In February 1957, it was announced that a new stadium was planned near the University of Alberta (Calgary) with an estimated cost of $1 million.[4] The planning sketches detailed a 20,000-person facility on an 32-hectare (80-acre) tract of land near the site of a 49-hectare (120-acre) tract of land set aside for the university. The initial plan sought financing through provincially or city issued bonds.[4]

The city and province failed to back the stadium plan. On January 1, 1960, the team General Manager Jim Finks, play-by-play commentator Eric Bishop and Calgary Herald columnist Gorde Hunter approached the McMahon brothers to finance the stadium, which they agreed to.[7] The stadium was designed by architect Peter Rule and constructed by Red Dutton's firm Burns and Dutton Concrete and Construction Company on the then University of Alberta (Calgary) campus using pre-cast concrete over 103 days with groundbreaking beginning on April 4, 1960, for a cost of $1.05 million.[7][8] George McMahon and Dutton wagered $1,500 on whether the construction would finish on time, and when the project finished on time 103 days later, Dutton paid McMahon with one-dollar bills.[7] The original stadium capacity was 19,536[9] and the university hoped that the structure could be expanded to 45,000 at some point in the future.[10] McMahon stadium repurposed bleachers from Mewata Stadium around the end zone to provide seating for youth football program members, and the Mewata scoreboard was also relocated to the new stadium.[11][12]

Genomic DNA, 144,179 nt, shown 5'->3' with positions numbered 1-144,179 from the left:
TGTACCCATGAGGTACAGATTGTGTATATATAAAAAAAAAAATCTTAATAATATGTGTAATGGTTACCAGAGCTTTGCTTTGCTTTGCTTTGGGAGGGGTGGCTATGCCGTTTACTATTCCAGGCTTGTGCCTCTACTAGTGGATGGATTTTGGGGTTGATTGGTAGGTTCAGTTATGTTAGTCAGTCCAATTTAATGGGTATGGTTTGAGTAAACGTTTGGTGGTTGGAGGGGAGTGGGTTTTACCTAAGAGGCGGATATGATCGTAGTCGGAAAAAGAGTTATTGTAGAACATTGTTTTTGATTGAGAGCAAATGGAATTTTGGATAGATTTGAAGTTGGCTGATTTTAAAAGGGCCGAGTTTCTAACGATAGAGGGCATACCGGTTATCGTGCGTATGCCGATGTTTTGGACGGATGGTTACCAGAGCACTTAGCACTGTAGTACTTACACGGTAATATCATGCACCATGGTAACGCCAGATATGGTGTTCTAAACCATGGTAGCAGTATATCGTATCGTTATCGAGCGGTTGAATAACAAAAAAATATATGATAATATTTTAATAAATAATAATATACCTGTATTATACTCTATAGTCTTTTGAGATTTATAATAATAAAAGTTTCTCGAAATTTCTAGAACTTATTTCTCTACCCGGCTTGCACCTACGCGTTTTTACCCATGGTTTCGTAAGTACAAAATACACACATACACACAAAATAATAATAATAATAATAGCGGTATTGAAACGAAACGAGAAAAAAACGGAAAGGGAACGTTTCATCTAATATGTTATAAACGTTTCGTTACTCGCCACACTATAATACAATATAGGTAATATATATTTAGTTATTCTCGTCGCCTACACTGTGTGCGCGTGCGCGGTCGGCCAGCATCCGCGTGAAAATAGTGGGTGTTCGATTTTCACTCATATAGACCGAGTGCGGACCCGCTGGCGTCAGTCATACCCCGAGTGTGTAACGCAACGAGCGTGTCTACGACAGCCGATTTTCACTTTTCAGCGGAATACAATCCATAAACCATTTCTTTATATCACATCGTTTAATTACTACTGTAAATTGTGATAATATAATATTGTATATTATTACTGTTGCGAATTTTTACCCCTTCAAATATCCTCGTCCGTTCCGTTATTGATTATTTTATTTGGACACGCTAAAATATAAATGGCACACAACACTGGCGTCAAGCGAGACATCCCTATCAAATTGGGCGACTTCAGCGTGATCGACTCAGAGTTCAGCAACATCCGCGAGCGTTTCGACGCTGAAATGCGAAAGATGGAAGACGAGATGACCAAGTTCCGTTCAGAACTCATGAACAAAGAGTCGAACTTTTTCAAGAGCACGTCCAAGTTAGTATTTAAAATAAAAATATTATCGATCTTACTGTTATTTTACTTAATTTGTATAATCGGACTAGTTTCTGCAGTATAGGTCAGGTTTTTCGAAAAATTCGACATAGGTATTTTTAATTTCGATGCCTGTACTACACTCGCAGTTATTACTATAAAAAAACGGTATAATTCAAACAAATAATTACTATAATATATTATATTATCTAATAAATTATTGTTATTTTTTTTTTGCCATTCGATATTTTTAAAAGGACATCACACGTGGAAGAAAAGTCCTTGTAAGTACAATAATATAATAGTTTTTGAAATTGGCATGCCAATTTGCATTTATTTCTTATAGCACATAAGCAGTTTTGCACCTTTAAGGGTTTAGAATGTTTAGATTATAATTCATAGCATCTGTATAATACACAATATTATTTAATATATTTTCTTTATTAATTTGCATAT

The University Board of Governors announced the stadium would be named after Calgary residents Frank McMahon and his brother, George McMahon, in August 1960.[7][10] The McMahon brothers donated CA$300,000 to the university and the citizens of Calgary, and guaranteed the balance of money for the stadium's construction. Another name commonly considered was "Devil's Head Stadium" after Devils Head a mountain summit in Alberta.[7] The stadium opened on August 15, 1960, with a Canadian Football League game seeing the Stampeders fall to the Winnipeg Blue Bombers 38–23. George McMahon kicked the ceremonial kickoff with a ball held by university president Walter H. Johns. Defensive Tackle Don Luzzi scored the first touchdown on a fumble recovery.[13][14]

McMahon Stadium was expanded multiple times, first in 1967 with 2,600 seats for a capacity of 22,136, then in 1973 adding 3,500 seats to 25,636, and in 1975 with a $1.125-million expansion to 32,454 in time for the 63rd Grey Cup.[9] Additional expansions occurred in 1978 at a cost of $4.5 million to 33,386,[8] and in 1987 saw major expansion and upgrades at a cost of $17 million with 11,000 theatre-style seats added with capacity raised to 38,205.[9][8] Skyboxes were added in 1993, lowering capacity to 37,211, with more skyboxes added in 2000 to lower capacity again to 35,967.[9] Throughout the stadium's history temporary bleachers were employed for major events, including a record 60,000 at the opening and closing ceremonies for the 1988 Winter Olympics, and 50,000 for the 81st Grey Cup.[9]